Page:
The concert never stopped, but Muti shot a glance over his left shoulder toward the box where the punches were thrown. One concert-goer described the look as “dagger eyes.”

Robinson said Muti merely paused longer than would be expected and then continued on to the third movement — after getting a signal from someone up in the box.

“Mind you, he never stopped conducting,” Robinson said. “He very gracefully, without missing a beat — literally — he brought [the second movement] to a very quiet and subdued close, while still looking over his left shoulder.”
Though I do feel the need to put its title in quotes there, to prevent anyone from thinking I would voluntarily double up an exclamation point.

This is an anime by the director who did Baccano!, based on a light novel series by Ryohgo Narita, the guy who wrote the Baccano! light novel series, with the same basic structure as Baccano! - but an even less cohesive plot, and, obviously, an extra exclamation point. It is hard for me to discuss without constantly referencing Baccano!, is basically what I'm saying.

The series is set in modern-day Ikebukuro. As in Baccano!, there is a massive cast of characters whom the opening credits carefully label one by one, to help us remember their names. However, there are two in particular who are always pretty close to the center of the narrative. One is Ryuugamine Mikado, a typical high-school boy who you can tell is supposed to be the protagonist, his friends point out, because of his name. He moved to Tokyo from his quiet rural town in search of excitement, which he finds in the form of bountiful silly gang violence.

The other is the Black Rider - an allegedly-androgynous-but-really-clearly-female underworld courier who dresses all in black, rides a silent black motorcycle without lights, is apparently invincible in combat, and never takes off her inexplicably non-black helmet. There is nothing underneath the helmet; she is a headless Irish fairy called a Dullahan, really named Celty Sturluson, and she came to Japan twenty years ago in search of her head. I tried to keep this character description short for symmetry with Ryuugamine's, but it wasn't possible.

(Incidentally, given Narita's amazing track record with non-Japanese names, I am 100% confident that "Celty Sturluson" is a totally normal name that you hear every day in Ireland. It's just like how my real name is "Americany Björnsson."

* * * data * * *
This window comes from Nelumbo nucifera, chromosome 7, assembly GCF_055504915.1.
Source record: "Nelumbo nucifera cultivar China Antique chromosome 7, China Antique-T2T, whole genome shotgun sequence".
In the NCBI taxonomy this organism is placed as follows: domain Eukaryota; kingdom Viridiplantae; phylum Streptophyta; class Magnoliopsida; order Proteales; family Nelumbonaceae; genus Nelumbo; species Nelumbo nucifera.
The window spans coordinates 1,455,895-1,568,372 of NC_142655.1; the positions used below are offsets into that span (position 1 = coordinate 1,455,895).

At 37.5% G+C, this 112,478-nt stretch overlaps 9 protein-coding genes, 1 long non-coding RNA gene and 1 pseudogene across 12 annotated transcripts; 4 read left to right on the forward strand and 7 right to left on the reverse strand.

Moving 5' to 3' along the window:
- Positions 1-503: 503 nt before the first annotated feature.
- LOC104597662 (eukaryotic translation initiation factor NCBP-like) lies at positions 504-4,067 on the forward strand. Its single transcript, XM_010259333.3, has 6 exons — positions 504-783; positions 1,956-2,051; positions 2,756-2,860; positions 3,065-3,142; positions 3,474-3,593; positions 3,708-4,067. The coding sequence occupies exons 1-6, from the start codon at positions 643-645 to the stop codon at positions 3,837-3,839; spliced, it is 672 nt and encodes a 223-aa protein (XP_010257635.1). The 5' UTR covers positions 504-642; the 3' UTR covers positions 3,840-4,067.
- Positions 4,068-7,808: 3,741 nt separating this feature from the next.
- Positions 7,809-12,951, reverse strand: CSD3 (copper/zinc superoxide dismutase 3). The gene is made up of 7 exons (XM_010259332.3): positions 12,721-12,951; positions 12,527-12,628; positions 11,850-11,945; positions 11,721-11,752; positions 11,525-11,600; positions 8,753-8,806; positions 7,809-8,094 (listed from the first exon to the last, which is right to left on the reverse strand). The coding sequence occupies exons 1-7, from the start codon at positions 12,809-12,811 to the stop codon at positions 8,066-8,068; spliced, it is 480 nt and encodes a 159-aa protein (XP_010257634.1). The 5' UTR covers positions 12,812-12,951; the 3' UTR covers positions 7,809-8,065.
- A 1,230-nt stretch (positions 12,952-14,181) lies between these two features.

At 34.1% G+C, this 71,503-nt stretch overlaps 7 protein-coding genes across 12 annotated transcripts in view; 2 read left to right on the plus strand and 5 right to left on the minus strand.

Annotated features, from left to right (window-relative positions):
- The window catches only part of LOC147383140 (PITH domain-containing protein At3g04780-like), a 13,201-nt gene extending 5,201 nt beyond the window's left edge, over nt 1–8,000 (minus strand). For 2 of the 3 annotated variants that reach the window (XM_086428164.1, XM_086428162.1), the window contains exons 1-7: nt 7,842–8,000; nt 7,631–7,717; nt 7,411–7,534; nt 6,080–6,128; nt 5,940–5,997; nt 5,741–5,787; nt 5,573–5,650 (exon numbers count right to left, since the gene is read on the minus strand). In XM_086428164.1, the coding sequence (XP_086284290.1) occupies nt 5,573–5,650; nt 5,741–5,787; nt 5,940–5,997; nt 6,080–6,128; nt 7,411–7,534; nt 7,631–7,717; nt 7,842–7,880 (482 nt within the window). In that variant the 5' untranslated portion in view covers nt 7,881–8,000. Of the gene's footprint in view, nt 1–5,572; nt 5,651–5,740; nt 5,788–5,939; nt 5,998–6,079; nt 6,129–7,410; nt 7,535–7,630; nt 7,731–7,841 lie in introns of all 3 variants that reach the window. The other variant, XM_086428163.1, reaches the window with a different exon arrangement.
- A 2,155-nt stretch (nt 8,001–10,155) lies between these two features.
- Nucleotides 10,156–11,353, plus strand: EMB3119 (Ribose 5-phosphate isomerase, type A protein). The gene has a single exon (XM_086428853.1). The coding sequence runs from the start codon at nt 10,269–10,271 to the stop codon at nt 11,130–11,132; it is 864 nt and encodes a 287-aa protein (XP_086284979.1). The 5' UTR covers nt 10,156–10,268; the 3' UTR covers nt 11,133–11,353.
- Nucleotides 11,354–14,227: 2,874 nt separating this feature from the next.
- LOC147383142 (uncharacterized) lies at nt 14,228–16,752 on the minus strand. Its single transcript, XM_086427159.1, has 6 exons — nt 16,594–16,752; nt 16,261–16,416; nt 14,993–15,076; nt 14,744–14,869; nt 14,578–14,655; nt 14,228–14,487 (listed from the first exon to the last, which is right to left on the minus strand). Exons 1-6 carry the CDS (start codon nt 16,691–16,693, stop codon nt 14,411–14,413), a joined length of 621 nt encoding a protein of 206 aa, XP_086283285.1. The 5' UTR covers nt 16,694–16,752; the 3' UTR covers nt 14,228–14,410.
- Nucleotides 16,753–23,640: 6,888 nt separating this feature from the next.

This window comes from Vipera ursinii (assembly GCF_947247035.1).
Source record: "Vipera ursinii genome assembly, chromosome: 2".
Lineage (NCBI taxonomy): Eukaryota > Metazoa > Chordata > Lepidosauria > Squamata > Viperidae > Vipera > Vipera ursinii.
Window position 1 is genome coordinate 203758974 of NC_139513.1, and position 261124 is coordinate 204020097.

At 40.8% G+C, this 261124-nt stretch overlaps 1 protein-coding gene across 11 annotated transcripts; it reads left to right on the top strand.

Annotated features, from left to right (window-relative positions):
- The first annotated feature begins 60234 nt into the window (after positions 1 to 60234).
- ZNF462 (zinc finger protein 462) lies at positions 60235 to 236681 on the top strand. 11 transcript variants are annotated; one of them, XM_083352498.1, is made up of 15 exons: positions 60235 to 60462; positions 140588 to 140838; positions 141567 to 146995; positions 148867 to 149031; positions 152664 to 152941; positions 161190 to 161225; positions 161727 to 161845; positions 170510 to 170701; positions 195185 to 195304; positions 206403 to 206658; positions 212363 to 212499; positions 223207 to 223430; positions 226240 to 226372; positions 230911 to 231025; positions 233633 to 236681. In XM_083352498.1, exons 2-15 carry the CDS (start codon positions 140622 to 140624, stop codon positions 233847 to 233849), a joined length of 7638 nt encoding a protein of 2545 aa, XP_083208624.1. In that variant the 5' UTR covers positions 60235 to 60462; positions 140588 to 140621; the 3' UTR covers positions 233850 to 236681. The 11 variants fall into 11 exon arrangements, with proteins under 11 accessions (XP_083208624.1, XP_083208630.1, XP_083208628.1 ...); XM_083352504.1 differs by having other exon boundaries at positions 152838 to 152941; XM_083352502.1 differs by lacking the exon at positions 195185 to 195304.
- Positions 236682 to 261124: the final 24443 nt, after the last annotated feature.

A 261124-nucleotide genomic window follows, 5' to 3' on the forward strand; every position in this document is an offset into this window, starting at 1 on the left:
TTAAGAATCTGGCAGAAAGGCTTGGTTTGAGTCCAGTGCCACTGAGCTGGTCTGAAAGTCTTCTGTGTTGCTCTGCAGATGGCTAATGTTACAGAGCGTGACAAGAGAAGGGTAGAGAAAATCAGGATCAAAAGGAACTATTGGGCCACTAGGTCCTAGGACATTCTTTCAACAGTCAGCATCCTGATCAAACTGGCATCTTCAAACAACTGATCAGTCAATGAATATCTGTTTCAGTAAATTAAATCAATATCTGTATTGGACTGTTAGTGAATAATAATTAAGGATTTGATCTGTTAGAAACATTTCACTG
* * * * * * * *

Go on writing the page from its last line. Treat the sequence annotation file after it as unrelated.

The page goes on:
...it pains me to write this, but: I'm really afraid that the man may think Ireland and Iceland are the same place. I wish that Celty's inappropriate patronym weren't the only evidence for this, but he also seems to think that Valkyries are an Irish thing.)

Other characters include Ryuugamine's friends from school, Masaomi and Anri, who have Dark Secrets; Celty's smiley-but-skeevy roommate/manager/lover Shinra, an underground doctor who is clearly lying to her about some sort of Dark Secret; a yakuza guy named Shizuo with anger management problems, who is ostensibly a normal human, but throws vending machines around, and whose Dark Secret is actually just sort of pale gray at best (it's refreshing); a sneaky, unpleasant "information broker" guy named Izaya who is ostensibly a normal human but can cut you to ribbons really fast, and who has a Dark Secret; a black Russian guy named Simon who runs a bad sushi restaurant, and it's supposed to be funny that he's bad at Japanese and runs a bad sushi restaurant, and the way he's drawn is also awful; two cheerful-but-off-kilter otaku, Walker and Erika, who cannot be said to have a Dark Secret as they are not in fact very secretive about it; and a broody guy named Seiji, his silent, passive girlfriend, and his manipulative businesswoman older sister Namie, all of whom have Dark Secrets.

I'm leaving a few people out because they so far haven't done much. Maybe they were important in the books. Anyway: like Baccano!, a large cast, most of whom end up being surprisingly likeable - but it's hard to care about them quite as much.

The overarching structure of the first twelve episodes - it's hard to call it a plot - is that Ryuugamine becomes interested in finding a friend of Anri's who's gone missing, and by extension in a mysterious internet-based gang called the Dollars. As he wanders around Ikebukuro getting to know its bizarre residents, his path frequently just barely misses intersecting with Celty's in her search for her head.

Celty is essentially indestructible, and can manipulate a black mist constantly pouring from her neck to form weapons, catch people falling from great heights, see around corners, etc.; however, she can't talk, and communicates by typing very quickly into her cell phone and showing people the screen. Ryuugamine's superpowers are his self-conscious internal monologue and unrequited crush on Anri. These traits, of necessity, give Celty less dialog, but more cool entrances and scenes in which she destroys evildoers. I find this ratio acceptable.